This omission is not as great a loss as one might think, since Bolaño himself helps fill in the gaps by employing these four academics as vehicles for a delirious array of anecdotes, digressions, literary references, and miscellaneous sparks and tatters of text, writing that remains deeply compelling despite offering little that is cohesive or conclusive. Strung upon the plot line of the academics and their search for Archimboldi, Bolaño’s flights of writing signal one another across the text, sometimes coalescing into intimations, suggestions, pieces of a puzzle or puzzles that lead to no solution. Bolaño also begins, quite early in the novel (page 43 in my edition), to carefully drop into his story hints of horrors to come that accrue insidiously, creating an increasing atmosphere of dread. I wish to spoil nothing for those who haven’t read the book, but take it as assumed that those approaching it know that the center of gravity of 2666 is the series of horrific murders of hundreds of women perpetrated in and around Ciudad Juarez, Mexico beginning around 1993.
The academics’ passing interest in the snippets of information they hear about the murders is repeatedly displaced by the consuming interest they show in Archimboldi. Morini, the first to hear about them, fantasizes about traveling with the reporter whose article he has read, but “an hour later he’d already forgotten the matter completely.” Towards the end of “The Part About the Critics,” Pelletier and Espinoza hazily recall, from being drunk the night before, a Mexican boy telling them about the scale of the serial killings – over two hundred women, perhaps more – but the matter gets intellectualized by the hung-over Espinoza, who’s equally interested in the boy’s having read Archimboldi in French without really knowing the language. In the bathroom to puke, he’s too obtuse to connect his illness with anything more than having had too much to drink, wondering, “…why should I have been upset?”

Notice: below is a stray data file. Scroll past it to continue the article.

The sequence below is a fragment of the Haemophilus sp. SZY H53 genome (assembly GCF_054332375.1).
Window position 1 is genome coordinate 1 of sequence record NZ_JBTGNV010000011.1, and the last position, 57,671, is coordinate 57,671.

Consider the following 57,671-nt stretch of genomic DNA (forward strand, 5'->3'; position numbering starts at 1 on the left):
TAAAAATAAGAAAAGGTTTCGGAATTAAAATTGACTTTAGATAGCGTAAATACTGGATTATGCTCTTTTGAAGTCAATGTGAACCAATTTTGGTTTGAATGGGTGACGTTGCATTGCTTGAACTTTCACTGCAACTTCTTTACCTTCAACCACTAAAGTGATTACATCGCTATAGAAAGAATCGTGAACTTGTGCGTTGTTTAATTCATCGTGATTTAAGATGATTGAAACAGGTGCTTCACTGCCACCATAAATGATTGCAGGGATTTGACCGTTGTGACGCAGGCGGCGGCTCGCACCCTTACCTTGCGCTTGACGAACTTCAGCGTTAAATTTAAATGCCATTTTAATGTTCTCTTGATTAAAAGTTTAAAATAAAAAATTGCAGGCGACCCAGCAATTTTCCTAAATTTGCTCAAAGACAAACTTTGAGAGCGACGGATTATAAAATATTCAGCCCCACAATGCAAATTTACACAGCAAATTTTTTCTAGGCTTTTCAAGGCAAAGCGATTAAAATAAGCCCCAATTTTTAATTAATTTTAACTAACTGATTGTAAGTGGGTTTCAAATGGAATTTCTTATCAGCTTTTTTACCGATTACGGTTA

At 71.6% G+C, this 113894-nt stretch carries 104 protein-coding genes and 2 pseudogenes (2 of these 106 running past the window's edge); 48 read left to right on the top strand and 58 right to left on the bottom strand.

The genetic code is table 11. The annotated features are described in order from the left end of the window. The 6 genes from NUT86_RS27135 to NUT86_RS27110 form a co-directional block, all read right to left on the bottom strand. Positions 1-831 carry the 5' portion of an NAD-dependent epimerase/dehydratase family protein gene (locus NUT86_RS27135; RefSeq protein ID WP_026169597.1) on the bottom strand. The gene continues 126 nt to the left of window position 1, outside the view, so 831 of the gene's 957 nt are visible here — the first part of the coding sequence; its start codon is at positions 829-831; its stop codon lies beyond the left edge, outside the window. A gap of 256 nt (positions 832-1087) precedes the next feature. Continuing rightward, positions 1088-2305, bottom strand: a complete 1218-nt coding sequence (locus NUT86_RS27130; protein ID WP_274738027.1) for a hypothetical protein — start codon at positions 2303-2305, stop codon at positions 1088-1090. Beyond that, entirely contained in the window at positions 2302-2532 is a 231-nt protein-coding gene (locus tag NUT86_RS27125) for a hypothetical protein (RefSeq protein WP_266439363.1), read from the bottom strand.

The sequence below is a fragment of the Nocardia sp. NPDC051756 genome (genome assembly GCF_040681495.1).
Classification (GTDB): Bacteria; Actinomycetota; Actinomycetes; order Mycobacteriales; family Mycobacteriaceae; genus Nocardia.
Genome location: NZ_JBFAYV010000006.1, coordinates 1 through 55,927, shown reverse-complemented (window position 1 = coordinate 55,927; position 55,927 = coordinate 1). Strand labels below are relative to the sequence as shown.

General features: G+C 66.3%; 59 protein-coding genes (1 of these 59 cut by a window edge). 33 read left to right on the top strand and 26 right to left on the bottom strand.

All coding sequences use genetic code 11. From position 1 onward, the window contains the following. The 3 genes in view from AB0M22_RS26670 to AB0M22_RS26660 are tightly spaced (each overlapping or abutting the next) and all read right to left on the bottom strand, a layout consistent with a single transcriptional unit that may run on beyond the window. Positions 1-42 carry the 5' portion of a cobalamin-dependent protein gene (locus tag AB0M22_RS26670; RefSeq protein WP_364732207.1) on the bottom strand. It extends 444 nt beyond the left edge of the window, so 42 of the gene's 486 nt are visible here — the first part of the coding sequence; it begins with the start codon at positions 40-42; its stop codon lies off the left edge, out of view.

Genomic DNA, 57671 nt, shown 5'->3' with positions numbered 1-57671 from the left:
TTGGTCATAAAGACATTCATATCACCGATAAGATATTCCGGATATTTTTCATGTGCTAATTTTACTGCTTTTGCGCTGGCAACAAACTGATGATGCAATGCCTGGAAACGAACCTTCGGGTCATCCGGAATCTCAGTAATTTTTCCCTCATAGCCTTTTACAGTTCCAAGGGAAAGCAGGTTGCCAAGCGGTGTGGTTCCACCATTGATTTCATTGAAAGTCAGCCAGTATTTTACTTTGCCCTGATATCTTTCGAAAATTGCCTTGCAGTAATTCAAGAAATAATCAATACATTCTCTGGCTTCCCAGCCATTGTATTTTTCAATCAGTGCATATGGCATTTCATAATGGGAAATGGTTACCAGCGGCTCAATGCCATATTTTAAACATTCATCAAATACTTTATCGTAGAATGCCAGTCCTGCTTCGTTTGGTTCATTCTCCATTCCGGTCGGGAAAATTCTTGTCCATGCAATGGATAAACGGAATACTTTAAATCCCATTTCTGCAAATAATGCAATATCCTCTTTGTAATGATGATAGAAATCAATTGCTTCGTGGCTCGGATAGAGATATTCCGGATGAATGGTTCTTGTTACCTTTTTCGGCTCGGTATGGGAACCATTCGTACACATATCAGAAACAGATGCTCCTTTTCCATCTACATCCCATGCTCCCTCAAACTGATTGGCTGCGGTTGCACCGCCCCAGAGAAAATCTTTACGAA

Yet while these murders remain on the periphery of 2666 for most of this first part, violence does not. Two significant episodes of abject violence (among a host of other more minor episodes and allusions) feature prominently in “The Part About the Critics.” The first is directed at a Pakistani taxi driver in London who has had the audacity to make some disapproving comments about the propriety of Liz Norton’s behavior as a single woman out with two men, the generally mild-mannered Pelletier and Espinoza, who in response suddenly transform into enraged, out-of-control thugs, beating and kicking the cab driver and leaving him by the side of the road (and stealing his taxi too). The penalty they pay? Liz Norton suggests a brief hiatus in their seeing one another.